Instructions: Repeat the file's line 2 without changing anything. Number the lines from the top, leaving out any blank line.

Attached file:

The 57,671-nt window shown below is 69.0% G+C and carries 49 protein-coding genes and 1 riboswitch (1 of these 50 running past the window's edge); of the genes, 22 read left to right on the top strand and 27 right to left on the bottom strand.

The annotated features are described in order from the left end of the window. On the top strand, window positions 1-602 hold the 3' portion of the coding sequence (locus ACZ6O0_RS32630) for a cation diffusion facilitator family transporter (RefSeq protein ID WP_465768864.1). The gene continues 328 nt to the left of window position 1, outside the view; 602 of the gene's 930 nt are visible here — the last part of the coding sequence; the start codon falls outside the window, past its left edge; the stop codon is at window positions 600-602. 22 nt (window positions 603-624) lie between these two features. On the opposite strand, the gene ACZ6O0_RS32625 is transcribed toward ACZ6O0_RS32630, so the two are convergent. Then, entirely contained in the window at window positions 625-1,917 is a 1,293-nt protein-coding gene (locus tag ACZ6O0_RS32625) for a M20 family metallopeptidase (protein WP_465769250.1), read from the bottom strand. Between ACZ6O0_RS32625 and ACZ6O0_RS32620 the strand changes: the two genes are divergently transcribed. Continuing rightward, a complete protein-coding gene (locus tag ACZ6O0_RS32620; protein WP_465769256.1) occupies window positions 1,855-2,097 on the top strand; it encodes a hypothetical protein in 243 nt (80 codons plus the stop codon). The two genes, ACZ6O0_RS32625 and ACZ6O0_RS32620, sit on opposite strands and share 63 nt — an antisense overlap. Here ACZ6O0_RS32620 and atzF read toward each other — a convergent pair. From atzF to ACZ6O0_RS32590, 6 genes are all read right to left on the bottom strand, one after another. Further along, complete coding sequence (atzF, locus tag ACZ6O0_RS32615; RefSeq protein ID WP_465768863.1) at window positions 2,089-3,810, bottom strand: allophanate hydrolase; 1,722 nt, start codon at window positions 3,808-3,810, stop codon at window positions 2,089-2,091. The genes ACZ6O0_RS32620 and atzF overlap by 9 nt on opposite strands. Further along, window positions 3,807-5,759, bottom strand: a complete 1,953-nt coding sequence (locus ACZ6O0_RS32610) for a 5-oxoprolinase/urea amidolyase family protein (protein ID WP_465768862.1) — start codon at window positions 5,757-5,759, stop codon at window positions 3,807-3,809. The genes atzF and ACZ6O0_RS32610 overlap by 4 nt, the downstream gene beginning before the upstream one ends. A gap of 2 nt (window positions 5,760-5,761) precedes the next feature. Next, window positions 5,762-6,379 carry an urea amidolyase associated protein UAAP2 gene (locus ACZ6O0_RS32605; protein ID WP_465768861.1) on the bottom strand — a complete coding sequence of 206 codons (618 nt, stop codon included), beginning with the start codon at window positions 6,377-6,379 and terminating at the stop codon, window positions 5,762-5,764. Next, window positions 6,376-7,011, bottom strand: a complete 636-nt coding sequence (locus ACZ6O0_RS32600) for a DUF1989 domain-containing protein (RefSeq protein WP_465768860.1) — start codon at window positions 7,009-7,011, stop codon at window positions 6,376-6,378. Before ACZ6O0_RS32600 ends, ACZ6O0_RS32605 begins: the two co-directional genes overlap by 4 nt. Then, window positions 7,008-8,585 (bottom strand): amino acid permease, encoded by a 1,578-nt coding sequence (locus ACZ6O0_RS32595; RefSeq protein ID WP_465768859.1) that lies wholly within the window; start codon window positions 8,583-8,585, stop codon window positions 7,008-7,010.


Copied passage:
The annotated features are described in order from the left end of the window. On the top strand, window positions 1-602 hold the 3' portion of the coding sequence (locus ACZ6O0_RS32630) for a cation diffusion facilitator family transporter (RefSeq protein ID WP_465768864.1). The gene continues 328 nt to the left of window position 1, outside the view; 602 of the gene's 930 nt are visible here — the last part of the coding sequence; the start codon falls outside the window, past its left edge; the stop codon is at window positions 600-602. 22 nt (window positions 603-624) lie between these two features. On the opposite strand, the gene ACZ6O0_RS32625 is transcribed toward ACZ6O0_RS32630, so the two are convergent. Then, entirely contained in the window at window positions 625-1,917 is a 1,293-nt protein-coding gene (locus tag ACZ6O0_RS32625) for a M20 family metallopeptidase (protein WP_465769250.1), read from the bottom strand. Between ACZ6O0_RS32625 and ACZ6O0_RS32620 the strand changes: the two genes are divergently transcribed. Continuing rightward, a complete protein-coding gene (locus tag ACZ6O0_RS32620; protein WP_465769256.1) occupies window positions 1,855-2,097 on the top strand; it encodes a hypothetical protein in 243 nt (80 codons plus the stop codon). The two genes, ACZ6O0_RS32625 and ACZ6O0_RS32620, sit on opposite strands and share 63 nt — an antisense overlap. Here ACZ6O0_RS32620 and atzF read toward each other — a convergent pair. From atzF to ACZ6O0_RS32590, 6 genes are all read right to left on the bottom strand, one after another. Further along, complete coding sequence (atzF, locus tag ACZ6O0_RS32615; RefSeq protein ID WP_465768863.1) at window positions 2,089-3,810, bottom strand: allophanate hydrolase; 1,722 nt, start codon at window positions 3,808-3,810, stop codon at window positions 2,089-2,091. The genes ACZ6O0_RS32620 and atzF overlap by 9 nt on opposite strands. Further along, window positions 3,807-5,759, bottom strand: a complete 1,953-nt coding sequence (locus ACZ6O0_RS32610) for a 5-oxoprolinase/urea amidolyase family protein (protein ID WP_465768862.1) — start codon at window positions 5,757-5,759, stop codon at window positions 3,807-3,809. The genes atzF and ACZ6O0_RS32610 overlap by 4 nt, the downstream gene beginning before the upstream one ends. A gap of 2 nt (window positions 5,760-5,761) precedes the next feature. Next, window positions 5,762-6,379 carry an urea amidolyase associated protein UAAP2 gene (locus ACZ6O0_RS32605; protein ID WP_465768861.1) on the bottom strand — a complete coding sequence of 206 codons (618 nt, stop codon included), beginning with the start codon at window positions 6,377-6,379 and terminating at the stop codon, window positions 5,762-5,764. Next, window positions 6,376-7,011, bottom strand: a complete 636-nt coding sequence (locus ACZ6O0_RS32600) for a DUF1989 domain-containing protein (RefSeq protein WP_465768860.1) — start codon at window positions 7,009-7,011, stop codon at window positions 6,376-6,378. Before ACZ6O0_RS32600 ends, ACZ6O0_RS32605 begins: the two co-directional genes overlap by 4 nt. Then, window positions 7,008-8,585 (bottom strand): amino acid permease, encoded by a 1,578-nt coding sequence (locus ACZ6O0_RS32595; RefSeq protein ID WP_465768859.1) that lies wholly within the window; start codon window positions 8,583-8,585, stop codon window positions 7,008-7,010.